Submitted to: Meeting Abstract
Publication Type: Abstract Only
Publication Acceptance Date: 7/8/2006
Publication Date: 10/4/2006
Citation: Mezei, O., Tong, Q. 2006. A mitochondrial sirtuin, SIRT3, regulates muscle differentiation and metabolism [abstract]. In: Cold Spring Harbor Symposium: Molecular Genetics of Aging, October 4-6, 2006, Cold Spring Harbor, New York. p. 222. Interpretive Summary:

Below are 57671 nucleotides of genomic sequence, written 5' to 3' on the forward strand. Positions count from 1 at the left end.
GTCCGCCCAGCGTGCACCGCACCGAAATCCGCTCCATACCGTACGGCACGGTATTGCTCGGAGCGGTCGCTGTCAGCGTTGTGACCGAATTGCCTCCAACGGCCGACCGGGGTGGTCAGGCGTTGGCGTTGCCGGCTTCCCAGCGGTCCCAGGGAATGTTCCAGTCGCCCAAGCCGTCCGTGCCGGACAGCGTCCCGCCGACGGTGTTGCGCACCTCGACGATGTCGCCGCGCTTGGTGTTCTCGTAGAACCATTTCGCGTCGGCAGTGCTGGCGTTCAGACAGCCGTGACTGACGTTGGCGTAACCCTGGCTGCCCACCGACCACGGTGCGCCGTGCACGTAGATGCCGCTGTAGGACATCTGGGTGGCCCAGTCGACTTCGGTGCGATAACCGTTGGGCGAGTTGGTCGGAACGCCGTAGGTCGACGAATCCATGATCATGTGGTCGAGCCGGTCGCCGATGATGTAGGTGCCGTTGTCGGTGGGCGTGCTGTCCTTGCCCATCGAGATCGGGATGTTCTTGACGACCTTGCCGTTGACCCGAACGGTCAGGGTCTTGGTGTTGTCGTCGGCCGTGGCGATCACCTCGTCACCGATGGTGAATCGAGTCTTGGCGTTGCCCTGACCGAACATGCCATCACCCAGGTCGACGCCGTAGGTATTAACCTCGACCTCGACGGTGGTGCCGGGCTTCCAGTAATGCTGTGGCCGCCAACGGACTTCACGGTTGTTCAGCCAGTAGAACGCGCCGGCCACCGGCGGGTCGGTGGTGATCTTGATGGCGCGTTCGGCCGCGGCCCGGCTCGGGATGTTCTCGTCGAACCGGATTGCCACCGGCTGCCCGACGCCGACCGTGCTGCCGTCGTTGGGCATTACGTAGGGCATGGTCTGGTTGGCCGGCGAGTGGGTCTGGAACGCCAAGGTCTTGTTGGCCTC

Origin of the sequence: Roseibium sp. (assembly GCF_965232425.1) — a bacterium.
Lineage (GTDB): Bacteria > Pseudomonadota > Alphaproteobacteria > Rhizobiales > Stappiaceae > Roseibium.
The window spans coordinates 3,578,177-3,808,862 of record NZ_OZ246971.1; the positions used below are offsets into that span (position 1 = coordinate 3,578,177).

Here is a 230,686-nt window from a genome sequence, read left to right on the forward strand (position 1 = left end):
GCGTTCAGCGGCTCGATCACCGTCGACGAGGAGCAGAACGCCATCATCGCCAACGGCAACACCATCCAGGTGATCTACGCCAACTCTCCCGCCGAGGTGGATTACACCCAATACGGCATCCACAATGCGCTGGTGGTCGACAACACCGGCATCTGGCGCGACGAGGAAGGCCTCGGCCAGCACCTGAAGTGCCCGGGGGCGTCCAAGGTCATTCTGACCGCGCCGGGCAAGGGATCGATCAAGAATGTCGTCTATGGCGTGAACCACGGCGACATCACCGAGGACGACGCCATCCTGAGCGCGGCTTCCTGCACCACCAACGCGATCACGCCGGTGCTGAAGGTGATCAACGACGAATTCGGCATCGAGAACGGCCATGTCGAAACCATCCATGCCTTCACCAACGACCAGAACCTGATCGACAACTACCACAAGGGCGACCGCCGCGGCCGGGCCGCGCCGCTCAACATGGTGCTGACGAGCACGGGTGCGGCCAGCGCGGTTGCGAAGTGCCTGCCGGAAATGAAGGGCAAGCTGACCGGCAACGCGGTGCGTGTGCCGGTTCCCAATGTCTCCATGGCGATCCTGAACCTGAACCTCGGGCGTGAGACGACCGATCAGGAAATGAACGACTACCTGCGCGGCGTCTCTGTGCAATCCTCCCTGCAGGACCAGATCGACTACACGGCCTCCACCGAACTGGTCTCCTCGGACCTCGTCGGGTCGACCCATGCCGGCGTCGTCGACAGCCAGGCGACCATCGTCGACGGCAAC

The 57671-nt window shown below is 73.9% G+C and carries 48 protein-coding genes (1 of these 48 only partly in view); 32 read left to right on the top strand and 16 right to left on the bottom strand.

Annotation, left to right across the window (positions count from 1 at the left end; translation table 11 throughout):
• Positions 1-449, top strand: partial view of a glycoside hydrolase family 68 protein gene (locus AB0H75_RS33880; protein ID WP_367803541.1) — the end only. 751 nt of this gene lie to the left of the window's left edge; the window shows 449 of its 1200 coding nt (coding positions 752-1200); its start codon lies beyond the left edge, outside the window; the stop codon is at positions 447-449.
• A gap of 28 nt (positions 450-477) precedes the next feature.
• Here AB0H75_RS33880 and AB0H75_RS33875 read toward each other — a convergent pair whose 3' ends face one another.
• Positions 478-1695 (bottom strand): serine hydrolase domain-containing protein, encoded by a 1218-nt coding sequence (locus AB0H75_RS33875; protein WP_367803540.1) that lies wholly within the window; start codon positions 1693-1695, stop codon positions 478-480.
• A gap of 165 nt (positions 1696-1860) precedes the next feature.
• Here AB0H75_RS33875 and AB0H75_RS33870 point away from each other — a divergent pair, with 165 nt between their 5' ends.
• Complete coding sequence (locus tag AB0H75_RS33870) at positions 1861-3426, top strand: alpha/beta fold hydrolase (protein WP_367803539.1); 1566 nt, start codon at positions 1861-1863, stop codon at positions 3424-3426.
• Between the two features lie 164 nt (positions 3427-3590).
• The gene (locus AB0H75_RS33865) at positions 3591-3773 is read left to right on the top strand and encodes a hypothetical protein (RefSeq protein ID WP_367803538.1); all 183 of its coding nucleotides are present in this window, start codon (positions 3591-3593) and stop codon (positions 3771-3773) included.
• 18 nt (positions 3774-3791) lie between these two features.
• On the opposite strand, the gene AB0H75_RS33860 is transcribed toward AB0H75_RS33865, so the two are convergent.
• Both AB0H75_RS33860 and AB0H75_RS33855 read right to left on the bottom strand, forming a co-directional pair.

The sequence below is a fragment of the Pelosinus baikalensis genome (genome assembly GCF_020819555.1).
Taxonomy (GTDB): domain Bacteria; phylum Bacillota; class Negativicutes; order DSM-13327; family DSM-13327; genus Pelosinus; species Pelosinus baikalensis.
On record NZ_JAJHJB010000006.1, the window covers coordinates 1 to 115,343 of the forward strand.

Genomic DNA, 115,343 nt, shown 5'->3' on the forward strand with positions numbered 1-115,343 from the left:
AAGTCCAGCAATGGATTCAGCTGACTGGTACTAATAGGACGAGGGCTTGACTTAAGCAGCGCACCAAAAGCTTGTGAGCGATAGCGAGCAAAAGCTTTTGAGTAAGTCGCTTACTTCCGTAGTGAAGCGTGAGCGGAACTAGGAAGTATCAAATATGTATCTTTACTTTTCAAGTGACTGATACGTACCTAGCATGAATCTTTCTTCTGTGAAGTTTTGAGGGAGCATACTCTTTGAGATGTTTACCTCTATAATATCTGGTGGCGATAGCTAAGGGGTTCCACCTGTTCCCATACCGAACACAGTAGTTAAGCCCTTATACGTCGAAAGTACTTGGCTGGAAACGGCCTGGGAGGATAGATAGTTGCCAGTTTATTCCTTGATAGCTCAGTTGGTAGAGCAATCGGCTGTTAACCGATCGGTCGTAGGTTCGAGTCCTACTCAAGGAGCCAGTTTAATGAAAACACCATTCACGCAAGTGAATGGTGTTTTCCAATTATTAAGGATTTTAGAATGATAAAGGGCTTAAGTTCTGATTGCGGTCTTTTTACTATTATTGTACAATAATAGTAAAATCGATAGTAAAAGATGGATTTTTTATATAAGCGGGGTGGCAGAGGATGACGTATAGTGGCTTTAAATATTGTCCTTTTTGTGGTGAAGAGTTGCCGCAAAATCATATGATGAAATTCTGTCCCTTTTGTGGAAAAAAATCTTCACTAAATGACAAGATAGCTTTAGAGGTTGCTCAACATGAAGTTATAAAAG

Technical Abstract: SIRT3 is a member of the sirtuin family of NAD-dependent deacetylases and is localized to the mitochondria. SIRT3 is highly expressed in brown adipose tissue, heart, muscle, and metabolically active tissue enriched with mitochondria. Recent reports found that SIRT3 is able to deacetylate and regulate the function of acyl CoA synthetase 2, the mitochondrial enzyme responsible for converting acetate into acetyl CoA. We previously demonstrated that in mice, cold exposure or caloric restriction leads to increased SIRT3 gene expression in brown adipose, resulting in induced PGC-1alpha and UCP-1 expression and increased oxygen consumption. We report here that murine SIRT3 is expressed higher in the slow oxidative type I soleus muscle as compared to the fast type II extensor digitorum longus muscle and gastrocnemius muscle. The protein level of SIRT3 in mouse hindlimb muscles is down regulated in response to three months of high fat diet feeding. Forced expression of SIRT3 in the C2C12 myoblasts elevates PGC-1alpha and UCP3 gene expression and decreases cellular hydrogen peroxide levels. Furthermore, the expression of SIRT3 increases cellular glucose uptake and beta-oxidation, whereas knockdown of SIRT3 expression results in excess triglyceride accumulation. Finally, forced SIRT3 expression inhibits myocyte differentiation as characterized by decreased expression of MyoD and other myocyte markers. SIRT3 enzymatic activity is required for this action, whereas a SIRT3 deacetylase mutant actually promotes myocytes differentiation. Our results suggest that SIRT3 regulates muscle differentiation and metabolic function.